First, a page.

It was an unusual sight at the weekly Lake Stevens School Board meeting last month when over 20 Lake Stevens High School students walked in the door with the hope of addressing the school board on the subject of a curriculum change.
“It was awesome, in part because board meetings are really quiet,” School Board member Mari Taylor said.
The students were forward thinking and trying to prepare themselves the best they can for life after high school. With colleges being so expensive, these kids are trying to find ways to get a foot up by adding an Advanced Placement Government class to the required graduation curriculum.
“I think a lot of these kids were motivated about the budget cuts and the costs at UW,” Taylor said. “They were looking at how they could constructively take action to make it better. It was a really constructive way to go about solving this problem.”
Currently, according to Washington state law there is a graduation requirement that students take a contemporary world history, geography, economics, social studies, civics, political science, international relations or related course with emphasis on current problems. In the Lake Stevens School District, they have chosen Contemporary World Issues (CWI) and Contemporary American Issues (CAI) to fulfill these requirements.
The students, led by Chari Hannigan, wanted to include Advanced Placement Government (AP Gov.) as a class that could fulfill this legislative requirement. At their first school board meeting they presented to the school board a five-page signed petition.
“We had the necessary tools to make it happen but nobody was doing anything about it. We decided that we can try out something that will help classes in the future and now they have the option,” Lake Stevens High School junior Mackenzie Simon said. “We really started this whole thing because it’s an AP class which can help prepare us for college and not just another honors course that doesn’t really help us for college.”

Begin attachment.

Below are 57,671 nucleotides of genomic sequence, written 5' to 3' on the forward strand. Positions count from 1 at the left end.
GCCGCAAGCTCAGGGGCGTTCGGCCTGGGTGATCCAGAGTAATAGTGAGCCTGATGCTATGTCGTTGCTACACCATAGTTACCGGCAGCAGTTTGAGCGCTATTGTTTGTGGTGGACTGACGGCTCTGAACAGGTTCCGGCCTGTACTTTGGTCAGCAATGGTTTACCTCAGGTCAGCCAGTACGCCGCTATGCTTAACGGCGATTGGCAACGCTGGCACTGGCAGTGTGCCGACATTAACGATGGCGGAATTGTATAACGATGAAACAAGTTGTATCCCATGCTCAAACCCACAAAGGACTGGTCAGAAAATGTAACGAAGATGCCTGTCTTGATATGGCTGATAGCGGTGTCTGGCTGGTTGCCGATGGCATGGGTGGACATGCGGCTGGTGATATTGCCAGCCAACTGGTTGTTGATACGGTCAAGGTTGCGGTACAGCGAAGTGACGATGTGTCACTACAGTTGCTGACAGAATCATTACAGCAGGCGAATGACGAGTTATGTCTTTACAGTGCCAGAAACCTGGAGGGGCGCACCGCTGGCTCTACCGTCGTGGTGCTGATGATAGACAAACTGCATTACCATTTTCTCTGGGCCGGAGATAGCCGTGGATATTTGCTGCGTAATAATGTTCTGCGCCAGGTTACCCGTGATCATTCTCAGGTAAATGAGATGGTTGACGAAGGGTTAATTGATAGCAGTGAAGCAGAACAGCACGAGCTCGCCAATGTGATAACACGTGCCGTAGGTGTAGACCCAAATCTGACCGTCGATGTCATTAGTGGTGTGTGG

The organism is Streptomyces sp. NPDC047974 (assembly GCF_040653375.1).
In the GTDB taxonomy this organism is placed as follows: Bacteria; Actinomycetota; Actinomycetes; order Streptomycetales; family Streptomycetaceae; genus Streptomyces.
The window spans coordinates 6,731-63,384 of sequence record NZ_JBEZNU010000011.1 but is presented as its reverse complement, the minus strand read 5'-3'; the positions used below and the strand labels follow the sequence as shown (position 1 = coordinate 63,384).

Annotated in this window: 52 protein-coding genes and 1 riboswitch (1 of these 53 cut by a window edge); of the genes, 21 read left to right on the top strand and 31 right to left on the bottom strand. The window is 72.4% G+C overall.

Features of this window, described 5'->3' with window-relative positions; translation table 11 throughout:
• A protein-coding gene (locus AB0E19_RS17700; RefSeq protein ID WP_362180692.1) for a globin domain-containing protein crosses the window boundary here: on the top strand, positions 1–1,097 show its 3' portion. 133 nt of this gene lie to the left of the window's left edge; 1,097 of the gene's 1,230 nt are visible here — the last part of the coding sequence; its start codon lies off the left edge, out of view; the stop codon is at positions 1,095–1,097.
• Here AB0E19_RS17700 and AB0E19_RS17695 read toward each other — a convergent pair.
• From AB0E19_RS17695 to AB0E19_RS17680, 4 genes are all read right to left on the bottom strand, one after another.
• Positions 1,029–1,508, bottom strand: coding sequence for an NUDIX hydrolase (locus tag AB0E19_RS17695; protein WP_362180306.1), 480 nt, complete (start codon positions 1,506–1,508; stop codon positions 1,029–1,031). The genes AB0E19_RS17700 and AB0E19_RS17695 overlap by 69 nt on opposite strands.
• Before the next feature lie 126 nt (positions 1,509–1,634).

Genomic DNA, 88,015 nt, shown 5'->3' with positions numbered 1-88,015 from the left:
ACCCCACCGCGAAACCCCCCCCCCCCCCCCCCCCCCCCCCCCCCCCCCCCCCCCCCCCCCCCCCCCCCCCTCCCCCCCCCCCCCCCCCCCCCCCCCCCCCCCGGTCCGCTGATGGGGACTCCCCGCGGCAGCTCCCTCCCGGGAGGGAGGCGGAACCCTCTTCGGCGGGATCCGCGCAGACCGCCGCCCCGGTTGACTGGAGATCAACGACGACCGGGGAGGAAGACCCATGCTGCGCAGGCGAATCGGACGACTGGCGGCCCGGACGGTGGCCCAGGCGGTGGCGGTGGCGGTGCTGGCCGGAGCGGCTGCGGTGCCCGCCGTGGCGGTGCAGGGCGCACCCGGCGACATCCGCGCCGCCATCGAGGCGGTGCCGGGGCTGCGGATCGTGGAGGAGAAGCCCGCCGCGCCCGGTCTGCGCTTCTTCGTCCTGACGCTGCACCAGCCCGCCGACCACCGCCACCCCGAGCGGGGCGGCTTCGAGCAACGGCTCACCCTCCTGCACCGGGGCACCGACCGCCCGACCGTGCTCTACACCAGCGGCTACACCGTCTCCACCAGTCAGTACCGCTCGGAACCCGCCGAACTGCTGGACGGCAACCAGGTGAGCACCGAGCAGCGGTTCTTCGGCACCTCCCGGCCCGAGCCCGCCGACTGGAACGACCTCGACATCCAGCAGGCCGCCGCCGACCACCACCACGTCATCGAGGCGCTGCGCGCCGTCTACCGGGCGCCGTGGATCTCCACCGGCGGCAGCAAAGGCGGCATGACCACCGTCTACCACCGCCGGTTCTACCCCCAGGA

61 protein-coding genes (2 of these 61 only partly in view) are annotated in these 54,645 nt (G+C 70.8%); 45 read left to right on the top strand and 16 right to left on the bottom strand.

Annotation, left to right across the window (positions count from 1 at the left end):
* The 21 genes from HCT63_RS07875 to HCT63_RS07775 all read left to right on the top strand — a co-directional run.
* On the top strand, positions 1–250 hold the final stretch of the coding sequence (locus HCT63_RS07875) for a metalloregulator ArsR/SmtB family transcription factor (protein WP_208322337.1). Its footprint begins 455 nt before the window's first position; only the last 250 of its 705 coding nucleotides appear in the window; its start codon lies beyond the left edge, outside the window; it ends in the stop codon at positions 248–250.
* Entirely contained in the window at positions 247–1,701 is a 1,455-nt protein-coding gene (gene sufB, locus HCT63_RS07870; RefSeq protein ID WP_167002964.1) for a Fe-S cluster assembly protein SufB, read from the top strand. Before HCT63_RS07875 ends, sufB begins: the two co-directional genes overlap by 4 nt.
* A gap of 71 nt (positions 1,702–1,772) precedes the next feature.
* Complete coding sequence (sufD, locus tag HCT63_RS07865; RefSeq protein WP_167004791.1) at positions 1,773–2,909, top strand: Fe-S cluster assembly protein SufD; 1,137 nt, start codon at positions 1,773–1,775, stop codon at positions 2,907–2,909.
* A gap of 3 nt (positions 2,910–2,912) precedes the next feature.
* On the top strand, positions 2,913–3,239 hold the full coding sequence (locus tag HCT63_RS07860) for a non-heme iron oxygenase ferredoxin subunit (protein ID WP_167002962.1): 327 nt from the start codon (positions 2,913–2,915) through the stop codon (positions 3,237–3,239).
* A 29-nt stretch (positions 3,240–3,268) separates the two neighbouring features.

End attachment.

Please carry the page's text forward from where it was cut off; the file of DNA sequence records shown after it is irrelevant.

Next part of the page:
The students were able to not just witness the process but to be actively involved in making a change that could ultimately have an effect on their future.
“The students wanted it because their schedules are so busy and if they pass the exam they can possibly get college credit for it depending on university acceptance standards and their score,” Arlene Hulten, Community Relations Director for the Lake Stevens School Board said. “From the district’s standpoint of course we take grad requirements very seriously. There is a process for looking at that. We went through this thoughtful process.”
The district asked the social studies department to investigate the issue. The teachers in that department were split on whether or not it should be accepted as curriculum policy. The board decided to ask the Curriculum Commission to see what they felt was best.
The Curriculum Commission voted to approve the AP Government class as an acceptable class to fill graduation requirements.
“Great conversations were had and a lot of people were involved in evaluating the curriculum,” Hulten said. “With the Curriculum Commission’s approval of this, the end result is that it gives our students another option for a class as well as meeting this graduation requirement and still maintains the great curriculum we have had in place for a long time.”
After taking the initiative to make achange, the kids are excited to have been able to registered for their AP Gov class next year and know that it will be counted as a graduation requirement.
“I will be taking the class next yea,” Simon said. “I think they ended up approving two periods because so many kids signed. I am excited to take the class.”
Lessons were learned on both sides. Students learned how the entire process takes places from coming up with a plan, getting others involved and taking it to a board for a decision.
The school board realized that maybe there were things that they could do differently as well.
“In looking for a solution, there were holes in the way our system worked,” Taylor said. “The Curriculum Commission stepped up and made the decision. They are really the ones who took that on. It was actually a really good way to go. I don’t think it would have being meaningful for the board to make that decision.”
Both sides worked togther with integrity and mutual respect. The whole experience was positive for everyone involved.
“It’s impressive when students get involved in any kind of political process,” Hulten said. “The board was very thankful for their input and being involved in the process. They were appreciative that they cared and brought it to the board. It caused everyone to think hard about whether this class covers the requirements. It took some time and those decisions shouldn’t be mad lightly. The fact that the students were involved in it made it a little more real for everyone involved.”
As Simon continued to observe and be involved in the process, he realized that the board would ultimately do what they felt was best for the students while still following the legislative requirements.
“At first, I felt that they weren’t 100 percent for it but that they were open to idea,” he said. “They allowed students to talk to them and they did finally approve it, which shows that they were down for the idea.”